The chairman of the ACCC Rod Sims has echoed common Australian sentiments, saying that petrol prices are just too high. Unfortunately even the ACCC doesn't have a clear course of action that can be taken to lower prices, though it does have some solid advice for consumers looking to avoid getting ripped off.
Speaking to Melbourne's 3AW on Monday Mr Sims said motorists were paying too much for petrol, after a weekend where prices reached as high as $1.90 in places. "In our view, margins are two to three cents a litre too high," he said. "That’s $400-$600 million – a lot of money for Australian motorists."
The good news is this price gouging isn't constant - consumers can still get a good deal if they pay attention to price fluctuations, as much of a pain as that might be.
"When prices are at bottom of the cycle, you’re probably getting petrol below cost and when they’re at the top of the cycle you’re getting ripped off big time. It just fluctuates in a way that irritates the hell out of motorists, but it’s not against the law the way that’s happening."
Because overpricing goods isn't actually against the law, there's not much the ACCC can do - though the government has said they will consider any options the consumer body wants to put forward to keep fuel pricing in check.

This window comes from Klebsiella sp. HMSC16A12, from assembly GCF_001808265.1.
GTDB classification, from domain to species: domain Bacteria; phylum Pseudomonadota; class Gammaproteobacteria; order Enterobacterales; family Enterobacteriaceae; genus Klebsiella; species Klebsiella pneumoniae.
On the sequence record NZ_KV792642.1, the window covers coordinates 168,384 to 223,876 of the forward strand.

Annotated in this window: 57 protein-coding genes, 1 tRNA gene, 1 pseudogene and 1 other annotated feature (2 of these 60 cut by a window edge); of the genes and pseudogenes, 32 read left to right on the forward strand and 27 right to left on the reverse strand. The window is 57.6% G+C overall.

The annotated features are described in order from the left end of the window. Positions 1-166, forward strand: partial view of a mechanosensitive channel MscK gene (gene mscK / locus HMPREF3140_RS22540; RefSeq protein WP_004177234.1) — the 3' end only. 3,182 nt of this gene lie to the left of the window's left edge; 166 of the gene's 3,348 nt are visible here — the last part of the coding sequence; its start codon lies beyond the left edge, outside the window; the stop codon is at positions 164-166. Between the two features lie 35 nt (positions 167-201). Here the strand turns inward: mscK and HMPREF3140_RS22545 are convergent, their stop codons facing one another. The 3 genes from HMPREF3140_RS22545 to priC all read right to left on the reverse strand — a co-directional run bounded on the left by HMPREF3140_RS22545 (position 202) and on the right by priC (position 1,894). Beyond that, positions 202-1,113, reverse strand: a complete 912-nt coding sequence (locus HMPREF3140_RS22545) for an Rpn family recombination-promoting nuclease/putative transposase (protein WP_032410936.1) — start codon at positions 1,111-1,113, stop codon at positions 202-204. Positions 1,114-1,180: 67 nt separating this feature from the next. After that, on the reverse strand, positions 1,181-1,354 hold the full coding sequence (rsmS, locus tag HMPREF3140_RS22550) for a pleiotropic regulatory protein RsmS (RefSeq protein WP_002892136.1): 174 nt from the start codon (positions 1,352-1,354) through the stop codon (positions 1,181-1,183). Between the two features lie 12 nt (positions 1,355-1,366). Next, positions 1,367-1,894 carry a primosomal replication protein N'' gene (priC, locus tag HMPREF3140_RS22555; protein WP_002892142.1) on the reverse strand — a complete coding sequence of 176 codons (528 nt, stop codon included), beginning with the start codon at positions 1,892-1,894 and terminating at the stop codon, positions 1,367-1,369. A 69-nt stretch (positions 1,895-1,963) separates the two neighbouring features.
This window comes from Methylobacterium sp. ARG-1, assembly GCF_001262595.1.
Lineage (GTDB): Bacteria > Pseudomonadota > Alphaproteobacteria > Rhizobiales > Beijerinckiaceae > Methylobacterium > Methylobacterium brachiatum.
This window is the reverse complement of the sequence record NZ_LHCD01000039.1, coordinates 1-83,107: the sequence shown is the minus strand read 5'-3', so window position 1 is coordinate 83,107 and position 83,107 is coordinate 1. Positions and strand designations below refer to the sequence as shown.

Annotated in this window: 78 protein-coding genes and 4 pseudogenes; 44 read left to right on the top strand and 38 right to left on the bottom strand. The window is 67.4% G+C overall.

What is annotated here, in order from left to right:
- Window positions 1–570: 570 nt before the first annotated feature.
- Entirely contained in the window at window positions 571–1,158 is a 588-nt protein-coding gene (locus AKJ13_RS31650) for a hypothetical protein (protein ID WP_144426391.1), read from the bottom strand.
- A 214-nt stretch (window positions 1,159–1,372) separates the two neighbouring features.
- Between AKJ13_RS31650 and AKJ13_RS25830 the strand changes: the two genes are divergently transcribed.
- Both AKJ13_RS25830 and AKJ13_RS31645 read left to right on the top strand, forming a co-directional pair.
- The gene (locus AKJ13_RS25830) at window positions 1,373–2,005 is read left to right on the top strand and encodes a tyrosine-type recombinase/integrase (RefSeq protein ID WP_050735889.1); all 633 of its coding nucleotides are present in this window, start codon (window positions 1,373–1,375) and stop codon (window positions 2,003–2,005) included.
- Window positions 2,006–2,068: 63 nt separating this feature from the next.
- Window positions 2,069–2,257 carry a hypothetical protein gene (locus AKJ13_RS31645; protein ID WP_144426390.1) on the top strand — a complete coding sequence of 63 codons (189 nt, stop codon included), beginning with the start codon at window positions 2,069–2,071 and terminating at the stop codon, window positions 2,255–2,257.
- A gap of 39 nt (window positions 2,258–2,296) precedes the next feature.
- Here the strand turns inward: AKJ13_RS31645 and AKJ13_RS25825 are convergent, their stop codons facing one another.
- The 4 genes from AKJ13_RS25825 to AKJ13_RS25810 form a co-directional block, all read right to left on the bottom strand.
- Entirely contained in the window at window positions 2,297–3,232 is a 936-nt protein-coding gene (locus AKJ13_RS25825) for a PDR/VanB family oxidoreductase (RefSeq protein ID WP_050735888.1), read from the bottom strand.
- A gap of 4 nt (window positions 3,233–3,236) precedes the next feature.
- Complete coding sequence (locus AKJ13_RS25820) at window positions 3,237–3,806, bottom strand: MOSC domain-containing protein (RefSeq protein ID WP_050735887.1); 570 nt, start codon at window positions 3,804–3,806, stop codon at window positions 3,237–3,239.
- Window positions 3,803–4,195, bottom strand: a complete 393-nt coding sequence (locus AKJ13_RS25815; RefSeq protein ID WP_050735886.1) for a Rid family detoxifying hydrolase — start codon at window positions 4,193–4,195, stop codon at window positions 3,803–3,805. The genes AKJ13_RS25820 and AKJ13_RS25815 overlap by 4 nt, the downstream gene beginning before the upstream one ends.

The other factor adding to increased fuel prices, according to Mr Sims, is the way petrol is taxed and the lack of insight consumers are granted on those taxes. While the 41 cent fuel excise is meant to go towards building new roads, Mr Sims says we have no way of knowing whether that tax is appropriate for the amount of money actually being spent. "It’s there to fund the roads that governments build. But the link is so poor, you have no idea whether this level of taxation is the right one or not."
For now, the ACCC recommends shopping around to get the best price - especially in cities like Sydney where fuel prices can differ by up to 9.5 cents at different retailers. It also recommends checking out price comparison apps like "the New South Wales FuelCheck website and app; the Northern Territory MyFuel NT website and app; the Western Australia FuelWatch website; the MotorMouth website and app; and apps operated by GasBuddy, the NRMA, 7-Eleven and Woolworths."